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After some more standup, the battles are back in full force.
Matt LeGrande (1-1, Unranked) makes his return to the ring after coming out strong in his first
battle, and still delivers upon high expectations, despite ultimately losing to
newcomer Rachel Mac (1-0, Unranked) in overtime.

“Rachel runs a show called Bitchface, which explains
why she can’t go to a dog park without getting fucked.”

“Matt likes to top during sex, because everything else
in his life is rock bottom.”

“People know Rachel’s from Wisconsin because her pussy
is so yeasty, every time someone goes down on her they call it giving her cheese
head.”

“The closest Matt will get to stardom is licking Joe Dosch’s
butthole.”

“Rachel looks like if a troll doll was used to show
where the pedophile touched you.”

“Matt’s a big fan of Lena Dunham, because that’s what
he’s gonna look like in five years.”

“Rachel, you look like Wilma Flintstone if she was on
her way to a concentration camp.”

“Matt fucked his roommate because that’s the only man
who can’t leave him.”

By this time, the VIP section has filled, the judges are
present, and this undercard is exactly what the night needed to really get the
room pulsating. There’s a long back-and-forth between the judges and the
battlers, and Matt and Rachel’s friendship shows as the two bounce more jokes
off each other, even after overtime. The crowd is delighted, and Rachel takes
it in a tight vote.

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After the temperature in the room is brought to a boil by
our own Boon Shaka Laka, we begin our first of two main events, in which Alex
Duong (5-4, #26) prevails with a Pearl Harbor-level attack on the ethnically ambiguous Nick
Petrillo (3-2, #37).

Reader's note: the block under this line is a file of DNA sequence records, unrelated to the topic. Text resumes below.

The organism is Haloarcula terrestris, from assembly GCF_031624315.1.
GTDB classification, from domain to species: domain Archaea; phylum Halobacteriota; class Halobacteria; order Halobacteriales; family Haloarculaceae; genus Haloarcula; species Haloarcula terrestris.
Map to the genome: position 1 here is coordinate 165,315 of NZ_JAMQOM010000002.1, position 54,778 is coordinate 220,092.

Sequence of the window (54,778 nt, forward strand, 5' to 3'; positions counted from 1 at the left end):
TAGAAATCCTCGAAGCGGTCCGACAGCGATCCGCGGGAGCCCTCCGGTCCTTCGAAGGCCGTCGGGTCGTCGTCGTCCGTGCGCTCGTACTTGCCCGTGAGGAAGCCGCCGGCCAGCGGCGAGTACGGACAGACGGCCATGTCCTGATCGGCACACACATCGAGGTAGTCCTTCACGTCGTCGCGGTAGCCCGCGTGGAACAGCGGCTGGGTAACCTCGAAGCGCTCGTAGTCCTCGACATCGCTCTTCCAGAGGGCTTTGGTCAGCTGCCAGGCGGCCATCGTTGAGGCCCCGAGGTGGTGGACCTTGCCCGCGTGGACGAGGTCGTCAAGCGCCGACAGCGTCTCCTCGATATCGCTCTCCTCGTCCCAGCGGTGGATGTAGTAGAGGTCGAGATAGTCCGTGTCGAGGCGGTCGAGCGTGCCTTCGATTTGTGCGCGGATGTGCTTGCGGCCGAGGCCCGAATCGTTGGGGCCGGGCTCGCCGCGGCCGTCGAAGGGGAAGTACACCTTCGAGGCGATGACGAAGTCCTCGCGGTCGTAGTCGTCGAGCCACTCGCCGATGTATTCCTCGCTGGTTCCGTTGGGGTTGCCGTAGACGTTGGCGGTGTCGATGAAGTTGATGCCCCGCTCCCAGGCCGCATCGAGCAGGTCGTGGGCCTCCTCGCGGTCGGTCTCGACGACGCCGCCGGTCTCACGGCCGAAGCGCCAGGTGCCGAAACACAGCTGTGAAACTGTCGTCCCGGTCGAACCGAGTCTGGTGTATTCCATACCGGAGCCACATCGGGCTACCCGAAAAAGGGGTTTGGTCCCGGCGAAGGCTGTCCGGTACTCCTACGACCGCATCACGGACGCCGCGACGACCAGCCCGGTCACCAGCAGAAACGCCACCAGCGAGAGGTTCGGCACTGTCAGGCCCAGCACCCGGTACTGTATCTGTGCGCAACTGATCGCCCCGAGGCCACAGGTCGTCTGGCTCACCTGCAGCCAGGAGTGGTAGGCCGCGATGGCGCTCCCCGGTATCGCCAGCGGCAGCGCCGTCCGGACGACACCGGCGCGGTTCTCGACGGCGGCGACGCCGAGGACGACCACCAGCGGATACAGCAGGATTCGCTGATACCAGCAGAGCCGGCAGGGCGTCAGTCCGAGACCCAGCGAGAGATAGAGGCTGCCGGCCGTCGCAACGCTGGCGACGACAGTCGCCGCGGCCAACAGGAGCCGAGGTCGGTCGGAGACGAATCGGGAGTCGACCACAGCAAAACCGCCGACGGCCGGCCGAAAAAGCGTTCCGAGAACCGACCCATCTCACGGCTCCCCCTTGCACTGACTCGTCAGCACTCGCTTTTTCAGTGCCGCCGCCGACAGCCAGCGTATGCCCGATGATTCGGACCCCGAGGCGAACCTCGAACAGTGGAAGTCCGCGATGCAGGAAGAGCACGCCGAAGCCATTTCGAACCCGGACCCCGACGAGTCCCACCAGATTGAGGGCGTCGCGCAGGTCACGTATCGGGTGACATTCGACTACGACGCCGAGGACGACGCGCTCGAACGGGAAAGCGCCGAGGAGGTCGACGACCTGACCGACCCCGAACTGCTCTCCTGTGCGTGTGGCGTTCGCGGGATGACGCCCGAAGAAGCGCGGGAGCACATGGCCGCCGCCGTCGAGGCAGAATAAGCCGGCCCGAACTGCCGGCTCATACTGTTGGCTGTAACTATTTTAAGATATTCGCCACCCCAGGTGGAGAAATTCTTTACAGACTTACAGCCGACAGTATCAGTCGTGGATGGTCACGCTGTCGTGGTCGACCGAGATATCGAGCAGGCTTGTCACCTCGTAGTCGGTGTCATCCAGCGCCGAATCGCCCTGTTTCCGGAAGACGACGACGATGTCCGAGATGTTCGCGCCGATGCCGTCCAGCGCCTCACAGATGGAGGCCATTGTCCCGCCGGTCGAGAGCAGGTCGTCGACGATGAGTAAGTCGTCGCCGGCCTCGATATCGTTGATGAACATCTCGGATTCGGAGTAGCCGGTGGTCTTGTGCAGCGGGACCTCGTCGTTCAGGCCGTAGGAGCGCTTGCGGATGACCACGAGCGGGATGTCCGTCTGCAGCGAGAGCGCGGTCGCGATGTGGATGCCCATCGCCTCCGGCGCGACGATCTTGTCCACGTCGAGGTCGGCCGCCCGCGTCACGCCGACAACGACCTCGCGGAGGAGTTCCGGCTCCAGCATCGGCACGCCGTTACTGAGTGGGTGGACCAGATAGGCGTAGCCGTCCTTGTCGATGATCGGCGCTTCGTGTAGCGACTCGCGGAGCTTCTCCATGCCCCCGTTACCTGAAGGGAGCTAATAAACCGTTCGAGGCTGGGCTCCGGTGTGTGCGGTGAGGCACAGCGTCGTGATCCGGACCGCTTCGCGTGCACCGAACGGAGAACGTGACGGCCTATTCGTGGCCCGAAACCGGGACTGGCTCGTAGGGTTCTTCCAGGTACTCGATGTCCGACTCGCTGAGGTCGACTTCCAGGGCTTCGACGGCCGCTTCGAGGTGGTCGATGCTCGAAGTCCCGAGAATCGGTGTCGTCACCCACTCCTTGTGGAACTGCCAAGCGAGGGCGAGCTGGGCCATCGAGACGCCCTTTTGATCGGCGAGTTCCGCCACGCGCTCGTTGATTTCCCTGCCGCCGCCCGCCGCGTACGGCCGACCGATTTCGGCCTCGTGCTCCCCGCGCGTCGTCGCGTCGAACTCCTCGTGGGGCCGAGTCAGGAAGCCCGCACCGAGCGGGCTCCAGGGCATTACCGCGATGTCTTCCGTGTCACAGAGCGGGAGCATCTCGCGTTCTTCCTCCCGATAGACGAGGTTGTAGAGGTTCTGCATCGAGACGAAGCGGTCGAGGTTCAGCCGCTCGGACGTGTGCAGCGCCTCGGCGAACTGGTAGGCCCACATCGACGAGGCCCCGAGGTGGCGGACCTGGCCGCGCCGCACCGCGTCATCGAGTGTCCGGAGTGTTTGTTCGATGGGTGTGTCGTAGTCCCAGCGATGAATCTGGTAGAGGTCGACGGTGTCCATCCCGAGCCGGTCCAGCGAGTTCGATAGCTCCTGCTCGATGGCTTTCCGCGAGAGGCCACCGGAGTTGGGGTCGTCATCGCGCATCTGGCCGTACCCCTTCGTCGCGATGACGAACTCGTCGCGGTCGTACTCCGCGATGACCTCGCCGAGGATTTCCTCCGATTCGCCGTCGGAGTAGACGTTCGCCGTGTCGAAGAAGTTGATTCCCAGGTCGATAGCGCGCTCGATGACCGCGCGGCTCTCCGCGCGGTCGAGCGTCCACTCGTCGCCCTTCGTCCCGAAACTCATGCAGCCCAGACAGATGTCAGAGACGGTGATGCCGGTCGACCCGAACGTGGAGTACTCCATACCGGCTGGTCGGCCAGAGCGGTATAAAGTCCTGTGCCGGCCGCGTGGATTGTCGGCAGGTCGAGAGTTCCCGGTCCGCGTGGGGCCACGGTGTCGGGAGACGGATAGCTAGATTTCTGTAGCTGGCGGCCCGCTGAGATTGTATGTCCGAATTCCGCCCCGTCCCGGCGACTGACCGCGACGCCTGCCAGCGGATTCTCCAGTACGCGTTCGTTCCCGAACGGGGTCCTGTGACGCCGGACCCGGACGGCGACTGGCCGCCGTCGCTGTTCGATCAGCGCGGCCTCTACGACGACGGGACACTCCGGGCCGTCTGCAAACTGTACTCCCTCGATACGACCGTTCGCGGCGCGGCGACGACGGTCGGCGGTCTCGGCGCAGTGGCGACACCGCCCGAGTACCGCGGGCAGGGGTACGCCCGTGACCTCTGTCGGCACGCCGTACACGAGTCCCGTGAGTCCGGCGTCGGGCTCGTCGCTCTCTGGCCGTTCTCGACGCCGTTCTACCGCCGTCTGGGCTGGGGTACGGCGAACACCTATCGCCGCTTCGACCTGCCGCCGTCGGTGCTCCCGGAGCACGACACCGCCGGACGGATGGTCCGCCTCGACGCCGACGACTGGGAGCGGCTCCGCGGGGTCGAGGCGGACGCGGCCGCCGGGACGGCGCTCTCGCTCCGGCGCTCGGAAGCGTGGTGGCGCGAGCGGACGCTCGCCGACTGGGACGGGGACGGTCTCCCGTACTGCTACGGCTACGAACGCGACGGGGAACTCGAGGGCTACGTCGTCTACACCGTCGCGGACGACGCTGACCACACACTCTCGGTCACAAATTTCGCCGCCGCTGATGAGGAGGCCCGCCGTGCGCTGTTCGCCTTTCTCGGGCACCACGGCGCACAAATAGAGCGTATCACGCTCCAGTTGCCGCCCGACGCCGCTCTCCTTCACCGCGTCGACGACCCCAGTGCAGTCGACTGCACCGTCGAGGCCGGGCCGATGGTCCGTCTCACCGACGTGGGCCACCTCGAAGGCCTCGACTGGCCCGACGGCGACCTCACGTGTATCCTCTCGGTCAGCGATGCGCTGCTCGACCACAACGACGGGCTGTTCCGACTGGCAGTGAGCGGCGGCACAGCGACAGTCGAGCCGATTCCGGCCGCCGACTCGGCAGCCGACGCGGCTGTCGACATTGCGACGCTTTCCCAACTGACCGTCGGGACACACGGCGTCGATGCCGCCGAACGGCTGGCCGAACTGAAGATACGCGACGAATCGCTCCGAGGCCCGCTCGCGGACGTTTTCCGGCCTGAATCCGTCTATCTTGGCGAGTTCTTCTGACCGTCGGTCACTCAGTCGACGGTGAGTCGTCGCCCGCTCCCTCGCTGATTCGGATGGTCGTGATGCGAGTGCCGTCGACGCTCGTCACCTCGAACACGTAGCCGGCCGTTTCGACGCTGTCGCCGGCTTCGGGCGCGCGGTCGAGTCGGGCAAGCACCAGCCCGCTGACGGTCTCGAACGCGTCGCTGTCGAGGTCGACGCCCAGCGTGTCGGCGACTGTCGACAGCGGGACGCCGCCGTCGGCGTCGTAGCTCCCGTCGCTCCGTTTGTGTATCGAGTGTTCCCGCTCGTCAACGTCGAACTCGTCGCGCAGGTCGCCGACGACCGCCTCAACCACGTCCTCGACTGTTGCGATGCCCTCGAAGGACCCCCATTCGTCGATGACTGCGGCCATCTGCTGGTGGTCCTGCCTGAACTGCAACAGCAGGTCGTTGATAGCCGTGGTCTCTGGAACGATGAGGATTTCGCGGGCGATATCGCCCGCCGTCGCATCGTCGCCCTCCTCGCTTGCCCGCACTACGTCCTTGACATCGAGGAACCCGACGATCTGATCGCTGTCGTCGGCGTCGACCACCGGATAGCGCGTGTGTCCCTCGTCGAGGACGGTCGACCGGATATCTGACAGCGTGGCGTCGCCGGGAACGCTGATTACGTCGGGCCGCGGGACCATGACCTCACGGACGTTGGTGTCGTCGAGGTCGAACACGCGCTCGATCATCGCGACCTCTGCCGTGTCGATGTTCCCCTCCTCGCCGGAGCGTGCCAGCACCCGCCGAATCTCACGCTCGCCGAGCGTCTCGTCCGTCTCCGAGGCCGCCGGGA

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Alex had seemed to hit a slump in recent battles, but is
back in full force for this one, extending his win streak to two. Nick starts off strong, and the
match remains close even as he fires a few misses in round three.

ALEX ON NICK

“Nick believes in the paranormal, because his real parents
ghosted him.”

“You look like Aladdin if his third wish was to become a DJ.”

“Nick did some research on Ancestry.com. All he got back was
a picture of diarrhea.”

“Your teeth look like the Chiclets your dad sold to get to
this country.”

“Nick enjoys buttplugs. It’s the only time he has solid
material in him.”

“Nick, your biggest credit will always be opening for Earl in
Olivia Grace’s pussy.”

NICK ON ALEX

“Alex, you’re pretty dark for an Asian. You look like your tanning bed was set to orange chicken.”

“You look like your pussy tastes like tempura.”

“Alex is dating an Asian girl. They met on
PlentyOfFishHeads.com.”

“Alex used to rob electronics stores, or as he likes to call
it, taking back his culture.”

“Alex is a Vietnamese comic whose career can be described as
the Ho Chi Minh Fail.”

“Alex likes cars, but it looks like the only drag race he
ever won was RuPaul’s.”

Alex handily takes the W in regulation. Just as it’d normally happen after any main event, the
exodus of comics from the back slowly begins. During the judging for Nick and
Alex’s battle, they’ve already begun to file out without waiting for a verdict.